McLaren managing director Jonathan Neale insists the team are ‘under no illusions’ about the amount of work that needs to be done to make their MP4-28 competitive.
“As always with a car there’s no one thing or one magic bullet,” said Neale in a Vodafone McLaren Mercedes phone-in. “There are a number of things that will restore performance to the car and we believe we’ve got, underlying, a very good package.”
He said the team have a busy program planned for the first day of practice for the Chinese Grand Prix, with a raft of new updates to be tested on the car.
“I think we’ve got a lot of work to do on Friday as we learn more about the car and learn what if any of the upgrades that we’ve taken, works. So it’ll be a very busy day for Sergio [Perez] and Jenson [Button].”
Chief among the car’s weaknesses has been poor composures over bumps. The car suffered less from this in Malaysia because the Sepang circuit was smoother, Neale acknowledged:
“I certainly think that the Malaysian circuit was more favorable to us,” said Neale. “We got the car set up better for Malaysia.”
“But nevertheless Jenson worked really hard to get himself into a good scoring position. But for a mechanical problem with the wheel gun he might have capitalized on that but unfortunately that wasn’t to be.”
Greaves car, lineup confirmed for FIA WEC’s Mexico City race
Junqueira (above) back in action. Photo: Getty Images
Diaz (right) is another prototype class veteran, with recent PC experience (8Star Motorsports and PR1/Mathiasen Motorsports) added to his LMP2 days with Fernandez Racing.
All three of them also competed in Champ Car World Series races in Mexico City, with Gonzalez and Diaz part of a six-Mexican driver entry in the 2003 race (Adrian Fernandez, Michel Jourdain Jr., Mario Dominguez and Rodolfo Lavin).
Ricardo Gonzalez co-drives the No. 43 RGR Sport Ligier JS P2 Nissan with Bruno Senna and Filipe Albuquerque in the WEC.
Around two-thirds of the Formula E grid also race in the WEC, with the two championships preventing clashes so that drivers do not have to pick between them. As a result, it seems inevitable that one of the races will have to change date.
Jolyon Palmer felt “gutted” after a likely top-10 finish in Sunday’s Hungarian Grand Prix was lost following a spin in the closing stages, costing him his first Formula 1 points.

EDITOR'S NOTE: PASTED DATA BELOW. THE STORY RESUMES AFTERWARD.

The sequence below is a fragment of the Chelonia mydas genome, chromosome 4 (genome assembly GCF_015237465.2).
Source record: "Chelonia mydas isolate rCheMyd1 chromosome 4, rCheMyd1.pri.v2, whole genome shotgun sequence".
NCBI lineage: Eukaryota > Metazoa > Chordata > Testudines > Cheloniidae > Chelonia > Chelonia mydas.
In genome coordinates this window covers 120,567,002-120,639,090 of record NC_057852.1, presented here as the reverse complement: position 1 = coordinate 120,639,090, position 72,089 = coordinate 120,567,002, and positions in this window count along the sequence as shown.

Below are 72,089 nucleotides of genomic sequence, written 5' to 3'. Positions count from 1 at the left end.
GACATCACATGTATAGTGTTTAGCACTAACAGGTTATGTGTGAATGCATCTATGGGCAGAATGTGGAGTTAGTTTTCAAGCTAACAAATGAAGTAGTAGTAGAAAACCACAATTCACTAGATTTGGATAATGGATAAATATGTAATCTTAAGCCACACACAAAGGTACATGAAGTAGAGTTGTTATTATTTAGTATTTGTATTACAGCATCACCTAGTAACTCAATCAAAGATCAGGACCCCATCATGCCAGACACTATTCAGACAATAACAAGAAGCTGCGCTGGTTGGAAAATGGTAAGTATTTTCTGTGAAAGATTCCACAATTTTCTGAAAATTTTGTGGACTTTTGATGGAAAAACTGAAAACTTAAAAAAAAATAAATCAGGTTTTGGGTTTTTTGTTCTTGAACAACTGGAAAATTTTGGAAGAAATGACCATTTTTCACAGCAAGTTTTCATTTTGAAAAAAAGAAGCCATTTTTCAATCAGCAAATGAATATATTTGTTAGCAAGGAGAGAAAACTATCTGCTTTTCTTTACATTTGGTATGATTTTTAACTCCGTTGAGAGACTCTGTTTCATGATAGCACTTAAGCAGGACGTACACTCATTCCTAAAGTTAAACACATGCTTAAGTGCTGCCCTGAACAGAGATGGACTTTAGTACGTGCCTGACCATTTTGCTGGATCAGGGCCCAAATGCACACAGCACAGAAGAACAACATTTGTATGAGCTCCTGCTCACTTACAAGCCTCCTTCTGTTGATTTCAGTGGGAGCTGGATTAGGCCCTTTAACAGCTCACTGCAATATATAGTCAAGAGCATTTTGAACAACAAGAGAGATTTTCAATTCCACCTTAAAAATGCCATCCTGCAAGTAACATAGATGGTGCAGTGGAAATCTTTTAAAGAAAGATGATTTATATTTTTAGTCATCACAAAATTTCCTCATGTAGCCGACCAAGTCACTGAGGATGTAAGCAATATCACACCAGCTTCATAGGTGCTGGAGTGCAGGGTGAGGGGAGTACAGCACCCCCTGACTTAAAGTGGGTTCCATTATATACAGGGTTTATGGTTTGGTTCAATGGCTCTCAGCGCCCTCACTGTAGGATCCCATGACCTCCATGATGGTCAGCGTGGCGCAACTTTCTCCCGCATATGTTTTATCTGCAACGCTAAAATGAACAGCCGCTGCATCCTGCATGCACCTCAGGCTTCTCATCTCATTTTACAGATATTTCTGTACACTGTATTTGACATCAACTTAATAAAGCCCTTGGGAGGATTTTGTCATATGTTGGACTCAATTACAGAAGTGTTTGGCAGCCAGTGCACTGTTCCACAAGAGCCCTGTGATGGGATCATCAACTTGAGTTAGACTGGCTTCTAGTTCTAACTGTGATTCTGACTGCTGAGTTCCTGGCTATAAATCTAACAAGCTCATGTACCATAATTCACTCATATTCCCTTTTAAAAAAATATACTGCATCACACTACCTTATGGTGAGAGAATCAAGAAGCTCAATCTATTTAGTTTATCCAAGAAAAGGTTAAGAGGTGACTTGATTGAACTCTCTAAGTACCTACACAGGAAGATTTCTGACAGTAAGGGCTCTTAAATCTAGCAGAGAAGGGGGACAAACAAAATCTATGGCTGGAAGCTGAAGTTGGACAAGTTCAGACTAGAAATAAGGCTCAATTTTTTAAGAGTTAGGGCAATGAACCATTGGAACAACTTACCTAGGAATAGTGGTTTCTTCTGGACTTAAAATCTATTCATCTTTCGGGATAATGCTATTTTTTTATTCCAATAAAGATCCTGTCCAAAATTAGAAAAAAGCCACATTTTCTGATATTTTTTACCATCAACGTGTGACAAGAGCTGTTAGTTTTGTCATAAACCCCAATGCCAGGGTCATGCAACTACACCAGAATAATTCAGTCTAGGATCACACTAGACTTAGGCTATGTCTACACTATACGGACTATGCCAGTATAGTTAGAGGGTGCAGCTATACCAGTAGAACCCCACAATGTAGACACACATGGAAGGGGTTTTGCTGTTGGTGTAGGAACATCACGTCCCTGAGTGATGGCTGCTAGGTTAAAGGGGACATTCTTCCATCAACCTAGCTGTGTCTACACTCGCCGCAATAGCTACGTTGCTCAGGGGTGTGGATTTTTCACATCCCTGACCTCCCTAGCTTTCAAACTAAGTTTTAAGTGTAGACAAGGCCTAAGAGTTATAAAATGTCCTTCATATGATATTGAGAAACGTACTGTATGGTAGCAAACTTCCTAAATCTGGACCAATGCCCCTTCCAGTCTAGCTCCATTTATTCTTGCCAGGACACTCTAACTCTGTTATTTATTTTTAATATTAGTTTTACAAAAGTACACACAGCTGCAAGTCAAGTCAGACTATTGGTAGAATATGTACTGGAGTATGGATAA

2014 GP2 champion Palmer joined Renault for its return to F1 as a constructor in 2016, but arrived in Hungary without a point to his name from the opening 10 races of the season.
Palmer was left disappointed on Saturday after a red flag knocked him out of qualifying at the first hurdle, but a long first stint brought him into contention for points.
Palmer moved into the top 10 after jumping Nico Hulkenberg in the pits, only for Renault’s hard work to be undone when he spun off at Turn 4, losing three positions in the process.
The Briton was ultimately classified 12th after Esteban Gutierrez’s time penalty, extending his points drought to 11 races.
“I’m gutted as my first points in Formula 1 were there for the taking,” Palmer said.
“The car was good and I was driving well within myself in P10. I turned in the same as normal at turn four – I wasn’t hanging everything out and I was looking after the tires – but for some reason I lost the car in a massive snap.
“I need to look at everything with my engineers to see if there is anything we could have done to prevent it.
“I was running tenth, we had completed all our pit stops, we had good pace relative to those ahead and behind so it looks like we’ve made a real step forward this weekend.
“It was the best drive of my career today and just one small spin took away those points.
“I’m gutted today but I’ll be fighting to get in the same position or better in Hockenheim.”